Electric Done Right, Enjoy the Aero E-Racer Street Tracker

It has been a while since we have seen an electric motorcycle that caught out fancy – you know, one that looked like it was made by someone who actually understands motorcycles, and isn’t just gunning for a spot at Art Center. There is this notion in the electric world that just because powertrains are evolving, that we need to throw the baby out with the bath water as wellwhen it comes to design. But, when I think about the electric motorcycle builds that have caught my attention the most, it is the ones that understand this concept at their core – good examples being bikes like the Mission R, Alta Motors Redshift SM, or Vespa Elettrica. Add another name to that list now, as the E-Racer from Aero Motorcycles is a truly beautiful two-wheeled machine, and it runs on electrons, not hydrocarbons.

Here It Is, The Norton V4 RR Superbike

It has been a long time coming for the Norton V4 RR, but the British firm has finally debuted its 1,200cc, 72° V4-powered, 200hp superbike. The actual machine looks pretty close to its concept sketches, which in turn are based closely to Norton’s TT race bike. Norton has made a pretty stout machine, with the V4 RR coming with a robust electronics package that was developed in-house, which includes traction control, wheelie control, launch control, and cruise control, augmented by a six-axis IMU; a 7″ high-definition display that includes a rear-facing camera; and a up-and-down quickshifter and datalogger. Key chassis components include the twin-tube “shotgun” frame, and a single-sided swingarm with a fully adjustable pivot point (the steering head angle is also adjustable).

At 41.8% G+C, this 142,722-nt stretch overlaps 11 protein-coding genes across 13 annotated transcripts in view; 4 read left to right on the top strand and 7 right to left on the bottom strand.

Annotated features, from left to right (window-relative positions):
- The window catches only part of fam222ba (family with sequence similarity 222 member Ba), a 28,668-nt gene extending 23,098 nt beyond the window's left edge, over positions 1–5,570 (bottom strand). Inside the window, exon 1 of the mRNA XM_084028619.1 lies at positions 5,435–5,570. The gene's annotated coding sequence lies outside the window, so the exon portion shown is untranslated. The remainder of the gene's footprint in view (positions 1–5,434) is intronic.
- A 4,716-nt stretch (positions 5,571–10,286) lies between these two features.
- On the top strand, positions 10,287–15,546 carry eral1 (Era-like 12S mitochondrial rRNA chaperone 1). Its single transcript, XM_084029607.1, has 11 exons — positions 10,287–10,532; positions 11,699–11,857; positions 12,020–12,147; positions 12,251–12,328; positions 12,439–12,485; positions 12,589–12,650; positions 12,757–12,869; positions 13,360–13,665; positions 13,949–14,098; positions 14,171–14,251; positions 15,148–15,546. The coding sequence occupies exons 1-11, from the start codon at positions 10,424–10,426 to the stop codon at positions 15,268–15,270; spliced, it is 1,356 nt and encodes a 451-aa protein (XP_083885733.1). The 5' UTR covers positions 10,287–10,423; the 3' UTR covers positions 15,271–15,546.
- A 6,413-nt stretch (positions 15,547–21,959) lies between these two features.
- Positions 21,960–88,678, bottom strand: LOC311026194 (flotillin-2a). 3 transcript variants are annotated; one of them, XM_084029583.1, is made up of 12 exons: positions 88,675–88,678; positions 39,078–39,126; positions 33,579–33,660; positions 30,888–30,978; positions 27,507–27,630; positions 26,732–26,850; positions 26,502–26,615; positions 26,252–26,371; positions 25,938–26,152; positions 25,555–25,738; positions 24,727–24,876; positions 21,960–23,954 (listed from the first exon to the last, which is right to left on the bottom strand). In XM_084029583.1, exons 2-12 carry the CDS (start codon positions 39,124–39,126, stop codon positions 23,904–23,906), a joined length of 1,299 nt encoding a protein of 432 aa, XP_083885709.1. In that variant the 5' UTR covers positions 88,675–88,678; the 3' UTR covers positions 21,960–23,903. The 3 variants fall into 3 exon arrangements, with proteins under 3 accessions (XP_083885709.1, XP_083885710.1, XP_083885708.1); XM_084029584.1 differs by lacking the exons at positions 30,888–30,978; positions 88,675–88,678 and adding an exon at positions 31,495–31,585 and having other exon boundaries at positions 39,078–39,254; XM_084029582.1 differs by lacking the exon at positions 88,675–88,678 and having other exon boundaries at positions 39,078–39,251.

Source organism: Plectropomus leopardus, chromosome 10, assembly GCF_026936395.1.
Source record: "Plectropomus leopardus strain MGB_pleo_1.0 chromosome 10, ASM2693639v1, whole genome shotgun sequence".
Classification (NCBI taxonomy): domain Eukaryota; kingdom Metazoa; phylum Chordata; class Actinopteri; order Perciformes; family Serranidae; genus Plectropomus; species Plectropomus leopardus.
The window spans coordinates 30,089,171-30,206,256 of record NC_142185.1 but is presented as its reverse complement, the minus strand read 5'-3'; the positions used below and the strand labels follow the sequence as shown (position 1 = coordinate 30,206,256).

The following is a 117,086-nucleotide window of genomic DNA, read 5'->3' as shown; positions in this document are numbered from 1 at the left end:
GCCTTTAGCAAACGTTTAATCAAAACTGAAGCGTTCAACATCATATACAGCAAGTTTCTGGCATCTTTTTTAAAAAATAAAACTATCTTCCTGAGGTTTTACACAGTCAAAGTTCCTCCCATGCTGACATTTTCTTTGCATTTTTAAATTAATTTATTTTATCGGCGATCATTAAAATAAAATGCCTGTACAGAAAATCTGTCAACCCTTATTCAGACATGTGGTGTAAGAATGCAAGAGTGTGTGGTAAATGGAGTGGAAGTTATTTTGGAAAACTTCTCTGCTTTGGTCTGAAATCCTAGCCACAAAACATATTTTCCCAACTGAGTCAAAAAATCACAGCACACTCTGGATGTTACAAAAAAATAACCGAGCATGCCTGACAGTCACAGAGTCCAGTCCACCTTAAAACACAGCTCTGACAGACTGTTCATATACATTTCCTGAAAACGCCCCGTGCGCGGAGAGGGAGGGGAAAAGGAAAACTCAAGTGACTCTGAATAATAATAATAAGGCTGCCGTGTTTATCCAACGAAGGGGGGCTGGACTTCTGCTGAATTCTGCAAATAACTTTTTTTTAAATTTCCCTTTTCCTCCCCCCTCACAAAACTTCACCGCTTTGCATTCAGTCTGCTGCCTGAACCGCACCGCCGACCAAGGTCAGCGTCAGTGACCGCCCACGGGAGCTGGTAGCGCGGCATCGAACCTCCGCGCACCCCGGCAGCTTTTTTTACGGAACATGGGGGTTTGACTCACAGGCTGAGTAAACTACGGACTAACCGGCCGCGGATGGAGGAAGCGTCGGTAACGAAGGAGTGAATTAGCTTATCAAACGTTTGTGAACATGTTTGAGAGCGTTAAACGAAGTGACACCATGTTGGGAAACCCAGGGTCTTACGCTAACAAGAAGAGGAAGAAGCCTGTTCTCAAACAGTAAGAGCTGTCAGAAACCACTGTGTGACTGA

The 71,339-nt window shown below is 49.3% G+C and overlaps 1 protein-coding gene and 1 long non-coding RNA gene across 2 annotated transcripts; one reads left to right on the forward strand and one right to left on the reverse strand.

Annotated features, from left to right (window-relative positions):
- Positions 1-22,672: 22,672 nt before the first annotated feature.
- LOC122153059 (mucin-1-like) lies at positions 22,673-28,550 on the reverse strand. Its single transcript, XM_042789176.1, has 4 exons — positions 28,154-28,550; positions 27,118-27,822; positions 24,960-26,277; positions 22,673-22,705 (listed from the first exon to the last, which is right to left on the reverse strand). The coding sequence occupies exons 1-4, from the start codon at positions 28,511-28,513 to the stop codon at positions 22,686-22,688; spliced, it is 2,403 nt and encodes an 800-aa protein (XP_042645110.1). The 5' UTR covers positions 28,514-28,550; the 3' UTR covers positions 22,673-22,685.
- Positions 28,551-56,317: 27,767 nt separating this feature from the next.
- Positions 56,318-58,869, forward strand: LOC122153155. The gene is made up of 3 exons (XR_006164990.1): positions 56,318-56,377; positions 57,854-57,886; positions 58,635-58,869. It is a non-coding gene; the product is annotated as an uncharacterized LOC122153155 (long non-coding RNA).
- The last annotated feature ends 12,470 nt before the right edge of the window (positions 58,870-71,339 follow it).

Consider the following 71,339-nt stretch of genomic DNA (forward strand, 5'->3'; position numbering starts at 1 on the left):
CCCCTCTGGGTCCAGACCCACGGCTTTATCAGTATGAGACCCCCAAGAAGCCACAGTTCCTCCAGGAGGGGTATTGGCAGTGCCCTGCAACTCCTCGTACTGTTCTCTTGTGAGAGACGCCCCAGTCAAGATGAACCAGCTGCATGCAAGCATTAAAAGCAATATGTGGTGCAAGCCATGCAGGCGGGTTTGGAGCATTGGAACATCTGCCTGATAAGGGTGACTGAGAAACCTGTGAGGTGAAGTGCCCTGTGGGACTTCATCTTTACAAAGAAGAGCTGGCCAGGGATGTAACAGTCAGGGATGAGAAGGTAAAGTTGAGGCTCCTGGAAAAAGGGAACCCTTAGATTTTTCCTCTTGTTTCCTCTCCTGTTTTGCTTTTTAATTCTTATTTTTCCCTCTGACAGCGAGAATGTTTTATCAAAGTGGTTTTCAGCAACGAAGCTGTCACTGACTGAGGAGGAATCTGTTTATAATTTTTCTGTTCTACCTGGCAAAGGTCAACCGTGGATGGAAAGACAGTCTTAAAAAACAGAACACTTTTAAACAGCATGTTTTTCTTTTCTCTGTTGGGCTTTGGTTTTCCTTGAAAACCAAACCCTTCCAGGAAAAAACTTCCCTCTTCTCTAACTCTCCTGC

Report: Apple Looking at Acquiring Lit Motors

09/22/2016 @ 4:53 pm, by Jensen Beeler8 COMMENTS

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I had to check the A&R archives to see if we have even mentioned Lit Motors before, mostly because the the San Francisco startup has been slow to develop its self-balancing motorcycle, and I’m not terribly bullish on the project.

That doesn’t mean the concept is without merit though, and its apparently caught the interest of Apple. If that sounds strange to you, then you need to understand that Apple, along with a bevy of other tech giants, is working on an autonomous car for the masses.

This “Project Titan” as it’s called, has already seen Apple poach a couple of Lit Motors’ personnel, and now the most valuable company in the world is looking at acquiring Lit Motors, and/or other automotive entities, according to the New York Times.

Two Enthusiasts Podcast – Episode 6 – Warrior

11/03/2015 @ 3:43 pm, by Jensen BeelerComments Off on Two Enthusiasts Podcast – Episode 6 – Warrior

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It took us a little longer than anticipated to get Episode 6 of the Two Enthusiasts Podcast out the door, but we think it is worth the wait. To humble-brag, Quentin and I have a good conversation about the rumored Ducati Scrambler 400, and talk about how Bologna could finally enter the small-displacement motorcycle market (again).

We also cover the very intesting Yamaha PED2 & PES2 electric motorcycle concepts that debuted at the Tokyo Motor Show, and then segue into a conversation about the real demise of Mission Motors.